Canadian residents: Canadian residents who die owning US securities in an RRSP or RRIF may be subject to both US estate tax and Canadian income tax. The Protocol clarifies that a Canadian-resident decedent can claim a foreign tax credit on the Canadian terminal income tax return for US estate tax paid on the US investments in their RRSPs or RRIFs. The foreign tax credit is limited to the amount of Canadian federal income tax paid on the RRSP or RRIF on death. The Provinces do not allow such a foreign tax credit as they are not parties to the Treaty.

To claim the foreign tax credit for US estate tax paid, the Canadian income tax must be triggered at the decedent’s death. Therefore, no foreign tax credit relief is available if the RRSP or RRIF is transferred to a surviving spouse on death since such transfers occur on a tax free basis. There is no ability to claim a foreign tax credit for US estate tax paid on the first spouse’s death against Canadian tax arising on the second spouse’s death.

US citizens/residents: A decedent who is a US citizen or resident may be subject to both US estate tax and Canadian income tax if he or she dies owning an RRSP or RRIF. The Protocol confirms that US decedents are able to claim a foreign tax credit on their US estate tax returns for Canadian federal income tax paid as a result of the deemed disposition of the RRSP or RRIF.

Prior to the Protocol and unlike the Canada Revenue Agency, the IRS had recently conceded to allow such a foreign tax credit after a Competent Authority resolution was reached in an unpublished case. As a result of the resolution the IRS was changing their instructions to all of their agents and examiners to allow a foreign tax credit. However, the clarification of this point in the Protocol provides taxpayers with comfort regarding their foreign tax credit claim.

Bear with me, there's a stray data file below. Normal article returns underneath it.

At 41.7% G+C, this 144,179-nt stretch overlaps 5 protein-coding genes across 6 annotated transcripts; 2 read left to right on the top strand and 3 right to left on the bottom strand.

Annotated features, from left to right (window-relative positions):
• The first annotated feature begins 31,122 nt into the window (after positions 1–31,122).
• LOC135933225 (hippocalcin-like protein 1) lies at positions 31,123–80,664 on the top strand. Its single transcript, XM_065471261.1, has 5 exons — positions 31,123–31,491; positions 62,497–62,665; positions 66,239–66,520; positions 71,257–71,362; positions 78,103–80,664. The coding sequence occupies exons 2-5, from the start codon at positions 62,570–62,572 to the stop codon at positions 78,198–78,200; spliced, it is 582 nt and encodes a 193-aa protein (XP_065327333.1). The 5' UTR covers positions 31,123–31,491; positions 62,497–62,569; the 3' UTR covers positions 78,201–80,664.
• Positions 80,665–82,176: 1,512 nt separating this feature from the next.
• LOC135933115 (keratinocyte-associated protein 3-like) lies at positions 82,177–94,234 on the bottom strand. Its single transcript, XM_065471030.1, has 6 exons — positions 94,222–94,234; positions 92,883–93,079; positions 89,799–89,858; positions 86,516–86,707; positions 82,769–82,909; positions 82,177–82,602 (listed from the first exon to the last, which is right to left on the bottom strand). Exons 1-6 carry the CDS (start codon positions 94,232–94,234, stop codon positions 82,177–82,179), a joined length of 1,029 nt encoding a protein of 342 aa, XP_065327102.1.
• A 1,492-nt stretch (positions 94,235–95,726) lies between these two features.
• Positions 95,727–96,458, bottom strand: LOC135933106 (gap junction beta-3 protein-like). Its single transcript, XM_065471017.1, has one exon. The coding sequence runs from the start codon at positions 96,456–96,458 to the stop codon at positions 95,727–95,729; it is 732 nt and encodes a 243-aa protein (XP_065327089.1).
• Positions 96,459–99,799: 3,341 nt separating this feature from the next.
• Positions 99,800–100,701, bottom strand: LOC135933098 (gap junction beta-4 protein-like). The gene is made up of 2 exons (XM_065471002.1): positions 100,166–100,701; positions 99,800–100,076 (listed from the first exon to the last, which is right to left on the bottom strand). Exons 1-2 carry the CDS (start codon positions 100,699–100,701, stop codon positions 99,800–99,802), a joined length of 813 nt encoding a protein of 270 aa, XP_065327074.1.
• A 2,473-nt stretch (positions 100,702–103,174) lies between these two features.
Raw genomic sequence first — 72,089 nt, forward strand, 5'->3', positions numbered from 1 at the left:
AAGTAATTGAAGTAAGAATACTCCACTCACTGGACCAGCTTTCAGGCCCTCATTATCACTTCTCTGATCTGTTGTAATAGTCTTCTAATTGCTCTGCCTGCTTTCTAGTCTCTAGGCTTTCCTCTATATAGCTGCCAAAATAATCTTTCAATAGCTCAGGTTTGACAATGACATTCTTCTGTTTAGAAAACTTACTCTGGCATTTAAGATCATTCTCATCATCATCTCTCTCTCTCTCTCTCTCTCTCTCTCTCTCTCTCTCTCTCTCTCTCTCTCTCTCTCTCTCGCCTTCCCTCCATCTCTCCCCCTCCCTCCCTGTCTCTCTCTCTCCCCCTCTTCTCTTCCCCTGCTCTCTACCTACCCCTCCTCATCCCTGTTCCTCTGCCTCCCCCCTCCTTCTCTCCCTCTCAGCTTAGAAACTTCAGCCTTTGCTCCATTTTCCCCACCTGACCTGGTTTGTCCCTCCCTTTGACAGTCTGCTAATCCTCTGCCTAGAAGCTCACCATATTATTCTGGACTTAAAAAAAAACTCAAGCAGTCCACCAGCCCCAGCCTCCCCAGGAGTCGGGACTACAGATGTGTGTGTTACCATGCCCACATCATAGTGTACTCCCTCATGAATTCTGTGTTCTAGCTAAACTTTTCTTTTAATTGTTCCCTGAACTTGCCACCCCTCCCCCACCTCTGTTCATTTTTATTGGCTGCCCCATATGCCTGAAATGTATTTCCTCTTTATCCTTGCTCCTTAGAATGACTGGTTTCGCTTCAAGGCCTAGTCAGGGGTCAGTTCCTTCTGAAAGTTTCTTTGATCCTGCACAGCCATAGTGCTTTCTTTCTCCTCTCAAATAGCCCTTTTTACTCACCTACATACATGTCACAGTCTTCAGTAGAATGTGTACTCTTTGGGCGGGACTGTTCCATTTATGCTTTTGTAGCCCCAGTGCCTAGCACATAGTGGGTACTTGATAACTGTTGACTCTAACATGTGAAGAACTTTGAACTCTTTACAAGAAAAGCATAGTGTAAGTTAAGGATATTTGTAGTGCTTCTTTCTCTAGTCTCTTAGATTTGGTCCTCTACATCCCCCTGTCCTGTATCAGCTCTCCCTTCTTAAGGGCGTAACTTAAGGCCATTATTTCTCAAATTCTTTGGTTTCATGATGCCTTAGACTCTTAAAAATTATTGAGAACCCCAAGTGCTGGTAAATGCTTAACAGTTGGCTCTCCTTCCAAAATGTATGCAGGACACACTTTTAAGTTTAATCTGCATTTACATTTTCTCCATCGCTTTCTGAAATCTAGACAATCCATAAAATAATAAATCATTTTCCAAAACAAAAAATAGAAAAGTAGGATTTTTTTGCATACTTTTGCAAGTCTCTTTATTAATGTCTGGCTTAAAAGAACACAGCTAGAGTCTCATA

US stock options

It is not uncommon for Canadian-resident employees to be granted options to acquire shares of a US public company. Upon death, the Canadian resident may be subject to US estate tax on the value of the US options if the value of the US stock exceeds the exercise price. In addition, the decedent may be subject to Canadian income tax as a result of the deemed disposition of the option on death.

The Protocol confirms relief from double taxation when a Canadian resident owns US stock options at death. Canadian federal tax arising on the deemed disposition of the options at death will be reduced by the amount of US estate tax paid on the US options.

Final thoughts

While the Protocol has resolved the double tax issues on death relating to RRSPs, RRIFs and options in the cross-border context, it has taken away a useful planning strategy for Canadians wishing to minimise their US estate tax exposure by donating US property to a Canadian charity. US estate tax planning steps put in place in the past likely will have to be revisited in light of the proposed changes in the Protocol.

The Protocol confirms relief from double taxation when a Canadian resident owns US stock options at death